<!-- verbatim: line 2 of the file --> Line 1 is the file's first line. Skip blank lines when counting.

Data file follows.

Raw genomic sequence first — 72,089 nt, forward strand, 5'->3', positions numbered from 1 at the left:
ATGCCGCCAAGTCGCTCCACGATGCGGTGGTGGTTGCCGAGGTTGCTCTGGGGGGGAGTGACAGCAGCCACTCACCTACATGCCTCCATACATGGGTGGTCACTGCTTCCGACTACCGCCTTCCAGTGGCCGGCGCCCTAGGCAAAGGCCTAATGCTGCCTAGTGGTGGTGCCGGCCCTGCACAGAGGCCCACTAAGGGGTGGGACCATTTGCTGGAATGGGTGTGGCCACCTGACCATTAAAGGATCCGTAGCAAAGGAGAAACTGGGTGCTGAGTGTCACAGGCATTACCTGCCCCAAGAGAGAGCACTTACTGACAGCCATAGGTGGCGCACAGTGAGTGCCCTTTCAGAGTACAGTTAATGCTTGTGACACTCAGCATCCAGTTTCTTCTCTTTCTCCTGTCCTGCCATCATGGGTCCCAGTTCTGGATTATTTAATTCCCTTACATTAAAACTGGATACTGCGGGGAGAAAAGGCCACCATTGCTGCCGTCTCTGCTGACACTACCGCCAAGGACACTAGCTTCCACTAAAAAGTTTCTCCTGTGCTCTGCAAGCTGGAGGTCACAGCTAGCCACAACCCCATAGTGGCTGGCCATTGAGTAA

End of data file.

ATGCCGCCAAGTCGCTCCACGATGCGGTGGTGGTTGCCGAGGTTGCTCTGGGGGGGAGTGACAGCAGCCACTCACCTACATGCCTCCATACATGGGTGGTCACTGCTTCCGACTACCGCCTTCCAGTGGCCGGCGCCCTAGGCAAAGGCCTAATGCTGCCTAGTGGTGGTGCCGGCCCTGCACAGAGGCCCACTAAGGGGTGGGACCATTTGCTGGAATGGGTGTGGCCACCTGACCATTAAAGGATCCGTAGCAAAGGAGAAACTGGGTGCTGAGTGTCACAGGCATTACCTGCCCCAAGAGAGAGCACTTACTGACAGCCATAGGTGGCGCACAGTGAGTGCCCTTTCAGAGTACAGTTAATGCTTGTGACACTCAGCATCCAGTTTCTTCTCTTTCTCCTGTCCTGCCATCATGGGTCCCAGTTCTGGATTATTTAATTCCCTTACATTAAAACTGGATACTGCGGGGAGAAAAGGCCACCATTGCTGCCGTCTCTGCTGACACTACCGCCAAGGACACTAGCTTCCACTAAAAAGTTTCTCCTGTGCTCTGCAAGCTGGAGGTCACAGCTAGCCACAACCCCATAGTGGCTGGCCATTGAGTAA